"Why, yes I am fierce."
I say that like it is a disastrous thing (it normally would be), but the whole package still works. The cast and music is uneven, but they succeed by a small margin. Patti Murin’s portrayal of Lysistrata is a dynamo. The upbeat, perky cheerleader could grate easily, but Murin is so good you want to cheer for her from the getgo. Her “Change the World” number early on in the show was a personal favorite of mine; I was instantly a fan. She has been getting raves for her belting vocals on “Where Am I Now.” Yes, she can sing, but that song was of the “end of the first act ballad” formula,” it could have been substituted for “Defying Gravity” or “Out Here on my Own.” Same old song, same style, slightly different lyrics…but similar meaning.

Of the supporting cast, there were some other standouts. Lindsay Nicole Chambers was awesome as Robin, the insightful and droll feminist poet who introduces Lysistrata to the original Aristophanes story (a nice little meta reference). For a character with a smarter then thou persona, I found her oddly likeable and I do not think I am alone on that. I was also quite fond of Jason Tam’s Xander, a blogger activist turned Mascot under Lysistrata’s reign. He busted out some killer dance moves and energy once he left the laptop behind; he also got a great number with “Hold On” with Lysistrata and Hetaria.

Oh, Hetaria is essentially the narrator of the show (except when she takes the form of a brothel owner). The diva could sing (hence the title of “diva”) but I was unmoved by her character’s purpose. She is just…there; sometimes for no reason, other times for little reason or just to sing a note.


Oh man, I am a Tumblr Fanservice.
Josh Segarra as Mick, Lysistrata’s boyfriend and captain of the basketball team, was mostly inoffensive. He is certainly nice on the eyes, but Mick never really got off the ground until his inner poet and sensitivity emerged late in the second act. To his credit, he picked it up for a beautiful rendition of “When She Smiles.” It was an echo to 90’s pop love songs by solo artists; it turned out to be a great fit for him. He may not be the strongest of singers, but he pulled it off before it was too late. At least he comes with a nod to the estrogen brigade bait fandom in dire need of a sensitive, attractive athlete.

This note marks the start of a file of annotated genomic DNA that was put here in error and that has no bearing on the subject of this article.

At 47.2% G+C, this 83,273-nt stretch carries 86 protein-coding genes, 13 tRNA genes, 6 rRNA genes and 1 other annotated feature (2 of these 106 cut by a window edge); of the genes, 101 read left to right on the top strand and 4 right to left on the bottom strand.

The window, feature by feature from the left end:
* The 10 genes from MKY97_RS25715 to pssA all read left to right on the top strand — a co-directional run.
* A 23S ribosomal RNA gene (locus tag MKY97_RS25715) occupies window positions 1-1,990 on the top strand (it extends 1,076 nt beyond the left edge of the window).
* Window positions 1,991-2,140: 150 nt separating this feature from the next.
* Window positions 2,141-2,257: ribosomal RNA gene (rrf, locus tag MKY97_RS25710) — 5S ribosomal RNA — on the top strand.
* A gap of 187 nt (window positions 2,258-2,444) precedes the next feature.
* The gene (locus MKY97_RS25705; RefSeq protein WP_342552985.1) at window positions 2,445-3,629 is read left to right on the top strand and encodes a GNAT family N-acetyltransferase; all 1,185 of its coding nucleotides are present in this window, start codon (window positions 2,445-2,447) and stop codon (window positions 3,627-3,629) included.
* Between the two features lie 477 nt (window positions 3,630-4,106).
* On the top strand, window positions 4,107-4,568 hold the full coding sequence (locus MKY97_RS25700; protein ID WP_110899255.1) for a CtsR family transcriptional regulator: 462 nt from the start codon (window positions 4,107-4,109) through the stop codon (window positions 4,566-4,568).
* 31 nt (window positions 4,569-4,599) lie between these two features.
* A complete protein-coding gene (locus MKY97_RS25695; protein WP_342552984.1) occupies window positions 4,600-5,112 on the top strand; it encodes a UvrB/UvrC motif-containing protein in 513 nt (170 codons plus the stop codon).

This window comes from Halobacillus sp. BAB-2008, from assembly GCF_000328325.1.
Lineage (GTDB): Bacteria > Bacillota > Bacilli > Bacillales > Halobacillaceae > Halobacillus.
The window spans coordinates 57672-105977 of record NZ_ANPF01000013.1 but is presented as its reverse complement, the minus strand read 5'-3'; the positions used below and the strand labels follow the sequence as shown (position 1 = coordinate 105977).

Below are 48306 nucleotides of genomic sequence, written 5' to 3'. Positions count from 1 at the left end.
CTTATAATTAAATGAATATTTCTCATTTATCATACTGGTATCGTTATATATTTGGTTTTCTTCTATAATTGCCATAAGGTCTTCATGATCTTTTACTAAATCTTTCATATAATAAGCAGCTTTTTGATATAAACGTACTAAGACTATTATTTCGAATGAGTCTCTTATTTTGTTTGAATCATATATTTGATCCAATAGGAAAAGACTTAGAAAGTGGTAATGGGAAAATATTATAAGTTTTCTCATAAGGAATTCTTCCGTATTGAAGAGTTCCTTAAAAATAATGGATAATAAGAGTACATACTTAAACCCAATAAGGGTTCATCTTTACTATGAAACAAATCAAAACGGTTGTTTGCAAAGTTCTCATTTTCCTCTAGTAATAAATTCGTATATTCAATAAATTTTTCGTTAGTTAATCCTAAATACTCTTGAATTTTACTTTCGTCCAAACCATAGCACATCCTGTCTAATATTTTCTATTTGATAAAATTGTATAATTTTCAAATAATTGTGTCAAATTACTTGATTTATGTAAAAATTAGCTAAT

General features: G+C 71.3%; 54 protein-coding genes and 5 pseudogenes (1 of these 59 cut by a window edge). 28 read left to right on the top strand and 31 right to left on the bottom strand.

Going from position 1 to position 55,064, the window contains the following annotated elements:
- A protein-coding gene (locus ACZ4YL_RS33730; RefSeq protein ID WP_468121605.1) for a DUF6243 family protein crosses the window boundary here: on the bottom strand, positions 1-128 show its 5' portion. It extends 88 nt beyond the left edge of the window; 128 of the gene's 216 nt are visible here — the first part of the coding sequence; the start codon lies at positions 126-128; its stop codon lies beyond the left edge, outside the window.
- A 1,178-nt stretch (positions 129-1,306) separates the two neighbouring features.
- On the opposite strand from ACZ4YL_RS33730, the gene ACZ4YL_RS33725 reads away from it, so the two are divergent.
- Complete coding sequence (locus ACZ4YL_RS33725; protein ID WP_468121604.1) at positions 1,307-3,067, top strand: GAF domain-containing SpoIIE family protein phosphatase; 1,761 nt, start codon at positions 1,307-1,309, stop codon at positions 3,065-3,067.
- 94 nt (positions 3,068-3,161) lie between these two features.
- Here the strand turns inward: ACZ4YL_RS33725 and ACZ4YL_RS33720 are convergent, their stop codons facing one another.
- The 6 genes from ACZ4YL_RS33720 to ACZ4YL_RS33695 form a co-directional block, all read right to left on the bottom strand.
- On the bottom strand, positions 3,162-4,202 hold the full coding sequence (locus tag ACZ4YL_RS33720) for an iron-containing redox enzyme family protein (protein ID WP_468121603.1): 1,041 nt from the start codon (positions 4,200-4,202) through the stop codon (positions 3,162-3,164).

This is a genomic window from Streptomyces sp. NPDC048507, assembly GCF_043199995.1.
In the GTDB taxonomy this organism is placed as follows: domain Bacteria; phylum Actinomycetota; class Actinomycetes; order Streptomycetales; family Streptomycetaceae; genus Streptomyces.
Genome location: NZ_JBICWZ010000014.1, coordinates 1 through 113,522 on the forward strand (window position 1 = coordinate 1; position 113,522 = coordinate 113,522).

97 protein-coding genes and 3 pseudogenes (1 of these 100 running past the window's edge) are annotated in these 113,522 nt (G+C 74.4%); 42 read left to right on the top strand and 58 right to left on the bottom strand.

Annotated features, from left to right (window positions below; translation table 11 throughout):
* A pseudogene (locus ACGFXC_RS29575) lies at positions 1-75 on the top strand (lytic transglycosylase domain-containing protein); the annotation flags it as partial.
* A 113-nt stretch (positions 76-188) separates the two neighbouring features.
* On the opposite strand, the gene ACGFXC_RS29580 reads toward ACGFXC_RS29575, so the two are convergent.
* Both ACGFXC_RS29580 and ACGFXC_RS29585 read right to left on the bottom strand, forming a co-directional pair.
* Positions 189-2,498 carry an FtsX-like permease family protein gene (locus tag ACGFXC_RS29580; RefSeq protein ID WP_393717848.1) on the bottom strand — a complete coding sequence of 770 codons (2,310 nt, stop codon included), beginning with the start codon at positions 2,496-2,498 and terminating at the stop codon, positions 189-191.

The rest of the songs/performances range from okay to unmemorable. The score is consistent and competent (something I am surprised to admit) with a score composed of top-40 with a theater twist, but other then the songs I already mentioned, nothing else registers as a “must-own” song. Still, I definitely would not mind a cast recording.

Aside from one offensively horrible jewish basketball player acting all black and ghetto (great actor, reprehensible character), the rest of the ensemble did not register and does nothing to upend the conventions of their characters. Generally, other then Xander and Mick, the guys were nothing to write home about and were far inferior in quality to the girls.


Trusted theater friend Dan made a comment that Lysistrata Jones could run a course similar to Xanadu (both books are written by Douglas Carter Beane). Both are off-beat, unconventional by Broadway standards and they have a bit of this ridiculous, but irresistible, fun charm. I don’t want to see it close anytime soon - not just because every time a show ends, an angel loses its wings – because there is a younger theatergoing audience whom would chew this show up. I found its appeal even though it fell short in some regards; but overall, it is a fun time at the theater.

If I had any say in the matter, I would have kept Lysistrata Jones off-Broadway (Fun Fact: their off-Broadway run had the audience seating on bleachers) and brought in the field trips of high school and college students. I also support the idea of this show becoming a movie-musical because I think it will become a cult hit like Clueless or 10 Things I Hate About You (if it is done right). However, it is on Broadway and managed to be one of the few times I left feeling satisfied with what I saw this season. Musicals geared towards a younger audience can be thoughtless and ingenuous, but Lysistrata could be this season’s sleeper hit if people open their minds a little and see it.